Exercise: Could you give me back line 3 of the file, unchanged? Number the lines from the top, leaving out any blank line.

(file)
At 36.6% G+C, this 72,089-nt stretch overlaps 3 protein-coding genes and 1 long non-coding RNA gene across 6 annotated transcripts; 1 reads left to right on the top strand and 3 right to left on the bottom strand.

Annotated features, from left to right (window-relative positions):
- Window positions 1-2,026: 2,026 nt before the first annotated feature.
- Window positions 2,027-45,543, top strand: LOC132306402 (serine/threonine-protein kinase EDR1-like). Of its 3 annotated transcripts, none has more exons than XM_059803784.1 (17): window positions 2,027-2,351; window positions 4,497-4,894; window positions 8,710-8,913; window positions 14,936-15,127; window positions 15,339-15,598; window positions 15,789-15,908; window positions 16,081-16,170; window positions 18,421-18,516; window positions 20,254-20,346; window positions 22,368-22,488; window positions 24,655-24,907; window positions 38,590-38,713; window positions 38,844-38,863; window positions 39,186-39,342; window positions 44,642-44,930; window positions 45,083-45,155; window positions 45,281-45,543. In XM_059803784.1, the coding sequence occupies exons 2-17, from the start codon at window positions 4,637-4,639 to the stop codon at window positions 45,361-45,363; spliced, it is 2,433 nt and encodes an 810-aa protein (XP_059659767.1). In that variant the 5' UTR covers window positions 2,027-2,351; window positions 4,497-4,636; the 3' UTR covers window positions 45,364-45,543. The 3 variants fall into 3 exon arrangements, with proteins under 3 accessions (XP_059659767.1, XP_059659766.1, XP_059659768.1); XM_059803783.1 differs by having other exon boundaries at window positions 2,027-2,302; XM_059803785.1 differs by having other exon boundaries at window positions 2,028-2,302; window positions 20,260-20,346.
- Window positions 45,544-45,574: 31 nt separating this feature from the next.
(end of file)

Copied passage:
- Window positions 1-2,026: 2,026 nt before the first annotated feature.